Brexit causes pro-EU leanings in Europe
People hold banners during a "March for Europe" demonstration against Britain's decision to leave the European Union, in central London, July 2, 2016. REUTERS/NEIL HALL

British citizens voted June 24 to leave the European Union — a surprise that reverberated through the financial markets. To understand where the markets might head now, we need to look at the underlying economic impact of the decision to leave the EU, and how it will affect the U.K. and global financial markets.

Economic impact of Brexit:
The increase in uncertainty about economic growth in the United Kingdom is the major driver behind the immediate reaction in the financial markets. Brexit will inevitably increase the friction between the UK and its international trading partners. Many large businesses, unsure of future access to the common European market for goods and services, will most likely postpone or even freeze their major investments in the U.K. And because global business is so interconnected, the prospect of a worldwide economic slowdown becomes more plausible.

The impact on UK markets:
Because of this unexpected slowdown in economic activity, the first obvious casualty of the Brexit vote was the British pound, which significantly depreciated against other major currencies. (Two days after the vote, the pound dropped to its lowest value in more than 30 years.) Lower value of British currency has an uneven impact on the value of businesses inside the country. On the one hand, major British exporters such as BP, BAT and Rio Tinto, will benefit from the declining pound because their domestic costs will now be lower; at the same time, the value of their exports will proportionally increase. Domestic producers that use a lot of imported components will see their costs increase and their profits evaporate. These contrasting scenarios explain the mixed reaction in the UK stock market, which was still negative for the average company in the FTSE index. In addition to a sharp drop in value of the pound, the volatility of the exchange rates between the pound and other major currencies has reached unprecedented levels. This alone makes it very hard for investors to project a companies’ earnings and thus might cause further selloff in the medium-to-long term.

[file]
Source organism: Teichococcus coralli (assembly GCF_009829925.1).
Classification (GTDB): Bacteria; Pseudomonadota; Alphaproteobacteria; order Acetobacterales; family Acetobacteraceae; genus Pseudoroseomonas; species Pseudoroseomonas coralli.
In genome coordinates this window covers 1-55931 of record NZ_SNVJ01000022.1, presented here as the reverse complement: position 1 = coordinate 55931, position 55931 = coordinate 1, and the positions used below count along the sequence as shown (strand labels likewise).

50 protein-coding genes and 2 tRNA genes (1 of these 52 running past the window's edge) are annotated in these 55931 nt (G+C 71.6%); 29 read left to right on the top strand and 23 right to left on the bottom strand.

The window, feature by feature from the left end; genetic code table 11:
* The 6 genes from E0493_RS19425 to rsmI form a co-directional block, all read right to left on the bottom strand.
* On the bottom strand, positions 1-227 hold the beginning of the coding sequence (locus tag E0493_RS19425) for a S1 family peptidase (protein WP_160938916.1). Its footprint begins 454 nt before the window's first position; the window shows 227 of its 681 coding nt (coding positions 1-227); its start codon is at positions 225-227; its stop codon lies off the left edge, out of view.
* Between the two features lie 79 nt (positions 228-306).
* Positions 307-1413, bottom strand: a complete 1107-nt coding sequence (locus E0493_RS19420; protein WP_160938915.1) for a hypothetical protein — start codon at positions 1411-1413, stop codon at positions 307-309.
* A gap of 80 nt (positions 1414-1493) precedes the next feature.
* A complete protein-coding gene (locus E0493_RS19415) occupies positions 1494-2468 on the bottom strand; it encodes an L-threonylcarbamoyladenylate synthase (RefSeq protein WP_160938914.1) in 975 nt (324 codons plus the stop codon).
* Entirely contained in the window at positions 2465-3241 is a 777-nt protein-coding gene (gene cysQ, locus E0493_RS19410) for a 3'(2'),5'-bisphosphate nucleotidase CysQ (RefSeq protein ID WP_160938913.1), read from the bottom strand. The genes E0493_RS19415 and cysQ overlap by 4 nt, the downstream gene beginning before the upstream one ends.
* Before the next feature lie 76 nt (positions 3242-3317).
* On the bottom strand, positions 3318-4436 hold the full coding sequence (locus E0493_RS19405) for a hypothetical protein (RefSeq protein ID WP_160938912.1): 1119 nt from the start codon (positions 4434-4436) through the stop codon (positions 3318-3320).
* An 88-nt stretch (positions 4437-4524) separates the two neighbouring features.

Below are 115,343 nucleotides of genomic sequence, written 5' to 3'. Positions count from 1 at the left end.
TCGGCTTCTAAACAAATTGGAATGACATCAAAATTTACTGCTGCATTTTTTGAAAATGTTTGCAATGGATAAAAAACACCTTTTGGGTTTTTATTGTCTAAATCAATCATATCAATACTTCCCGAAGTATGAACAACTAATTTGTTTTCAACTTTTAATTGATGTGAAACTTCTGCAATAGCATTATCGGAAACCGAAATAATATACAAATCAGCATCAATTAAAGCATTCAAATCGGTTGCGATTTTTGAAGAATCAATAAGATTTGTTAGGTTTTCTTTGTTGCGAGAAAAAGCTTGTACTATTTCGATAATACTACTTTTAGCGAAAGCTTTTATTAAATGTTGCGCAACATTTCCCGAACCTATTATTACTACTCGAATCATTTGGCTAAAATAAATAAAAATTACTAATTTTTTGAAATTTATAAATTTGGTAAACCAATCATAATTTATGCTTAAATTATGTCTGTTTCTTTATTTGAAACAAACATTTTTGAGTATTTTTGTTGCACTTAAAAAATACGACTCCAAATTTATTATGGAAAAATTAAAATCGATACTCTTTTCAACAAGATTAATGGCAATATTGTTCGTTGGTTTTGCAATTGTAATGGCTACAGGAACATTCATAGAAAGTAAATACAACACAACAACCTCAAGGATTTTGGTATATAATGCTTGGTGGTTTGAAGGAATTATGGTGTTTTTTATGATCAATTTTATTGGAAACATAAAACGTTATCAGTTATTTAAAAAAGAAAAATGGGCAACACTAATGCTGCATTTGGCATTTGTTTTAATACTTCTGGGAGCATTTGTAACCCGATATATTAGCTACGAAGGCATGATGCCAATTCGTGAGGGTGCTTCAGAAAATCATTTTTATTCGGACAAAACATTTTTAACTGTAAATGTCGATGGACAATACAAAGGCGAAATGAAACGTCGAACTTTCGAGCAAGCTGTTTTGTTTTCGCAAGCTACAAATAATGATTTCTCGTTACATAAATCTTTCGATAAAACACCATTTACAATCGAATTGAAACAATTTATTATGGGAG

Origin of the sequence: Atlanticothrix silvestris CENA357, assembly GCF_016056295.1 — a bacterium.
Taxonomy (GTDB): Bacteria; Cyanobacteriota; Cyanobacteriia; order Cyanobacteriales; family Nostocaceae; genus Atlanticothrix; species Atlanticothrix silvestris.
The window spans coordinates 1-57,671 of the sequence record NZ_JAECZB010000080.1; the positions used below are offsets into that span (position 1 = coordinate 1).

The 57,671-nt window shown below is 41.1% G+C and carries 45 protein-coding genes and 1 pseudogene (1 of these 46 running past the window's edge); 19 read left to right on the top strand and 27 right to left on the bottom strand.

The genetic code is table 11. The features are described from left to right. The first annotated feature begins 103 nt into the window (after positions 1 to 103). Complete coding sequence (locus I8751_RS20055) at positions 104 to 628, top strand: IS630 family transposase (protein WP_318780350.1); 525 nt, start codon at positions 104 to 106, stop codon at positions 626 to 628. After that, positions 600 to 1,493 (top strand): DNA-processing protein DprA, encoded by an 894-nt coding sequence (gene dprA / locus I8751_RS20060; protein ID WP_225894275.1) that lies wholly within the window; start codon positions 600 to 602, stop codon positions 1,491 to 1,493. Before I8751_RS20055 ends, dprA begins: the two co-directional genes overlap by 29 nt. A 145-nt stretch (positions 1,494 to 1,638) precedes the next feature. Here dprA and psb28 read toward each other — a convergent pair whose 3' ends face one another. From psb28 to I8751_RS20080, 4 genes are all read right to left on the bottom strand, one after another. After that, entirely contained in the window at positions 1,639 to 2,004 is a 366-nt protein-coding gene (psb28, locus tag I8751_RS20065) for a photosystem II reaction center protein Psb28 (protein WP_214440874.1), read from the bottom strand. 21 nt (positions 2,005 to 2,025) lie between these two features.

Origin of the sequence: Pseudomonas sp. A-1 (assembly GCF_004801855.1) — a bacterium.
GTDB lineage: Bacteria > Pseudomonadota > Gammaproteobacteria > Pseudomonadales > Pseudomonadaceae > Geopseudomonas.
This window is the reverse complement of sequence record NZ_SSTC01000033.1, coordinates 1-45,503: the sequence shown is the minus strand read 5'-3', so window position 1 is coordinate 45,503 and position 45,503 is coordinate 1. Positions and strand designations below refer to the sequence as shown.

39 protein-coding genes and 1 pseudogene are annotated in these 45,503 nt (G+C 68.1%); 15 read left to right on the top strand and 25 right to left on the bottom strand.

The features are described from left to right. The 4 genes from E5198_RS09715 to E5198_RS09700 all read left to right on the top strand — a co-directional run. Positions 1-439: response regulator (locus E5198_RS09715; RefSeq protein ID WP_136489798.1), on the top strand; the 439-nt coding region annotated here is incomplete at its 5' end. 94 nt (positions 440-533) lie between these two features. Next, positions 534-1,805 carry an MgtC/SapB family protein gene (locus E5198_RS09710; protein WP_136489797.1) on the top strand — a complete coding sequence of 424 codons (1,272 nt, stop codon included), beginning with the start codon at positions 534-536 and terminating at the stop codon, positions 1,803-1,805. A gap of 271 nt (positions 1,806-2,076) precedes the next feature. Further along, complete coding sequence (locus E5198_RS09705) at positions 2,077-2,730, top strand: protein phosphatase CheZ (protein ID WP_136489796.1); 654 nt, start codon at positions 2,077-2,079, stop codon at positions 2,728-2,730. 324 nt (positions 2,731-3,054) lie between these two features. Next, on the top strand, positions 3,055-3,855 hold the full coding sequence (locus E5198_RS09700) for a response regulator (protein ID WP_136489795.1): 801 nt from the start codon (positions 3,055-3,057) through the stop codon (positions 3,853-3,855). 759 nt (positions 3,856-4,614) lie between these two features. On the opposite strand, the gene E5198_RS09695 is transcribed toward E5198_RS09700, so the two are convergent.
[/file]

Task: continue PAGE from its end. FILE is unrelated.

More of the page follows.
What happens to markets outside the U.K.?
The effect of Brexit is not limited to the UK economy: Britain is one of the largest economies in the world, importing billions of pounds worth of goods and services from other countries. If British consumers and businesses decrease their imports from abroad due to their declining purchasing power, they will cause other economies to slow down. The Economist Group estimates that for every point decline in the U.K. economy’s growth, the other European countries will experience one-half to one-third-of-one-point decline, resulting in lower profits for European companies. That's why stock markets all across Europe declined in the immediate aftermath of the vote. And since the U.K. is one of the largest importers from Asian countries including China and Japan, Brexit also caused a sharp negative reaction in Asian stock markets.

A spike in "safe haven" assets:

Because of the unprecedented nature of Brexit, it's unclear how economic events will unfold in the coming months. As usual, investors started to consider protecting themselves against the worst possible outcomes and began moving their capital into what are perceived as “safe haven” assets, such as Japanese yen, U.S. Treasury bonds, and gold. This flight to safety caused sharp increases in value of all those assets. In fact, the demand for U.S. Treasury bonds was so high that the price set an all-time record within a few days of the Brexit vote. In general, the safe haven assets have proved the only constant to which large institutional investors turn in case of any economic upheaval.

Brexit and the US stock market:

The economic impact of Brexit on the U.S. stock market is complex. Right after the vote, all major U.S. indices declined by about five percent as many U.S. investors swapped their holdings of equity for much safer Treasuries. Within a week, though, the fall in equities reversed completely: Within two weeks of the vote, the S&P 500 index reached an all-time high. A Wall Street Journal survey of leading economists “found forecasters making no major changes to their projections for economic growth this year and next, and no significant change to their outlook for the U.S. unemployment rate, due to the decision by U.K. citizens to exit the EU.”

There seem to be two key reasons Brexit is having a less substantial impact on the United States market. First is the relative isolation of the U.S. economy: Only about 15 percent of GDP is related to international trade. Second, in the last 18 months, U.S. investors were anticipating a possible interest rate increase by the Fed — and its potential negative impact on companies’ profits. Following Brexit, and the higher global economic uncertainty caused by it, the Fed put that increase on hold, thus leaving the U.S. markets plenty of liquidity to go even higher.

Dr. Andrei Nikiforov is a professor of finance at Rutgers University, and an expert of stock prices and bonds.